Egypt’s El-Sisi Gets Competition—and It’s From a Backer

Updated on
  • Mousa cofounded a group that backed El-Sisi’s nomination
  • Other candidates have either dropped out or been pushed out

Abdel-Fattah El-Sisi

Photographer: Olivier Douliery/Bloomberg

Egypt’s Abdel-Fattah El-Sisi has a last-minute challenger in March’s presidential race -- a staunch backer.

Al-Ghad party chairman Mousa Moustafa Mousa, who founded a group that endorsed El-Sisi’s re-election bid, filed candidacy papers with the electoral commission just minutes before the 2 p.m. deadline on Monday, state-run Middle East News Agency reported.

Mousa entered the race after others either withdrew or were disqualified. But his challenge won’t allay critics who say El-Sisi’s reinstallation has been a foregone conclusion from the start. The president, a former career army officer, was first elected in 2014 after leading the military-backed popular uprising that ousted Islamist President Mohamed Mursi a year earlier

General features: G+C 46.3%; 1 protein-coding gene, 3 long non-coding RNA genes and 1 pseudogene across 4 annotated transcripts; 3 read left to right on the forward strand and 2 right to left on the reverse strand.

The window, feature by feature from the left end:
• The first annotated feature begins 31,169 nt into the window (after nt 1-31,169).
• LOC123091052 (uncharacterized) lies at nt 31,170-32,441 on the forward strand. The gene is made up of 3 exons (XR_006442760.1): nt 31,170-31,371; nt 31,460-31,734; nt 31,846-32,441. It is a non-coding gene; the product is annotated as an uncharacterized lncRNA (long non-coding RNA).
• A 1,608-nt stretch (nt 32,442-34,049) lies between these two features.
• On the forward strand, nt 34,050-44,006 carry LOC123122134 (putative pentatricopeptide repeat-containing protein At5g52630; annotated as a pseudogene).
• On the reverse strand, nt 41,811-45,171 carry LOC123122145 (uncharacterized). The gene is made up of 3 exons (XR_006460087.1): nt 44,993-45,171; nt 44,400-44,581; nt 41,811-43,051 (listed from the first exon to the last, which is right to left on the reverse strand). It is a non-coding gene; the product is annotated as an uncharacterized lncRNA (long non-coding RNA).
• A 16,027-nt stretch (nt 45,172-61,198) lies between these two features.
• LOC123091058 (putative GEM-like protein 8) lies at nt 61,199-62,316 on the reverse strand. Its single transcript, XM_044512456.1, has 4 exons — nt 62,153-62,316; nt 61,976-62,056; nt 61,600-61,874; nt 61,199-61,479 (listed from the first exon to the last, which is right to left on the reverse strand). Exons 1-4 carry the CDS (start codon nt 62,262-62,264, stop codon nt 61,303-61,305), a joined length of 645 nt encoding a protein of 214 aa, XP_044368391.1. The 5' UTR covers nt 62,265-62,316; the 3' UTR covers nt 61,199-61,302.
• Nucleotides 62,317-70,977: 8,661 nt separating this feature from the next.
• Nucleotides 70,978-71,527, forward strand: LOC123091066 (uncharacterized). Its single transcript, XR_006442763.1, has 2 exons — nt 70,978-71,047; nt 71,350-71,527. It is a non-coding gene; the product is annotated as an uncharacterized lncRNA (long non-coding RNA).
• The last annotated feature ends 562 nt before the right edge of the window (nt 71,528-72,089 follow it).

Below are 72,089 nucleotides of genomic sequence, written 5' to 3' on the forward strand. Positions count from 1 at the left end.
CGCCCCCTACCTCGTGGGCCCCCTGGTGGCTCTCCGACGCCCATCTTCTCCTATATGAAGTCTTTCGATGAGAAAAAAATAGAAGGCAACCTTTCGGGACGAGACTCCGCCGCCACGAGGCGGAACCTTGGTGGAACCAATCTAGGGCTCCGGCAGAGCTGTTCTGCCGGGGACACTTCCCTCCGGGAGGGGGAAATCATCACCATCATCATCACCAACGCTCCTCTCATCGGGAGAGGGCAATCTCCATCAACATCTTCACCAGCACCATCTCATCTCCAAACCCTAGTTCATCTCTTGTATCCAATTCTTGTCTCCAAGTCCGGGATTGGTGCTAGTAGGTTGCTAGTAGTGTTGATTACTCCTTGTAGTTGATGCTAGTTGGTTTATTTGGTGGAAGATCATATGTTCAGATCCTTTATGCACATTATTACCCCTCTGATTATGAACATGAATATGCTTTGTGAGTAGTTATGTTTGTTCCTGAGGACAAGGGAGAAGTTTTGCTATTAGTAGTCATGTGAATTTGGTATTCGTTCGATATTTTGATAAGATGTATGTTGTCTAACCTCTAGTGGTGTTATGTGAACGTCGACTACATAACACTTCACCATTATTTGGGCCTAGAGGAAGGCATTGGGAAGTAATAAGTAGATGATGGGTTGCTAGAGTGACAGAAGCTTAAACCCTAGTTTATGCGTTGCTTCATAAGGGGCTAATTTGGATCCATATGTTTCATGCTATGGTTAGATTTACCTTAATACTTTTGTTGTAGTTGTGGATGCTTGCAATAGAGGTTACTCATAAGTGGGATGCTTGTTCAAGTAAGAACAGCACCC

“It’s a half-hearted attempt that will not change much,” said Riccardo Fabiani, senior analyst for North Africa at the Eurasia Group in London. “It’s a sham election, but they still can’t let it happen without someone remotely plausible as a candidate.”


Mysterious Disappearance

Mousa entered the race just days after activist lawyer Khaled Ali pulled out. Former armed forces chief of staff Lieutenant-General Sami Annan watched his candidacy evaporate after the military accused him of inciting against the armed forces. Ex-premier Ahmed Shafiq withdrew shortly after a brief but mysterious disappearance following his return from exile in the United Arab Emirates.

The absence of any challengers has led several opposition figures to call for an election boycott.

Analysts have said El-Sisi thinks his anti-terrorism stance has won him enough U.S. support to let him dispense with the pretense of a democratic election.

A low turnout, however, risks making El-Sisi “look effectively weaker,” Fabiani said. He predicted Egyptian officials would likely find ways to boost turnout to 40 percent to 50 percent if it doesn’t reach that level.

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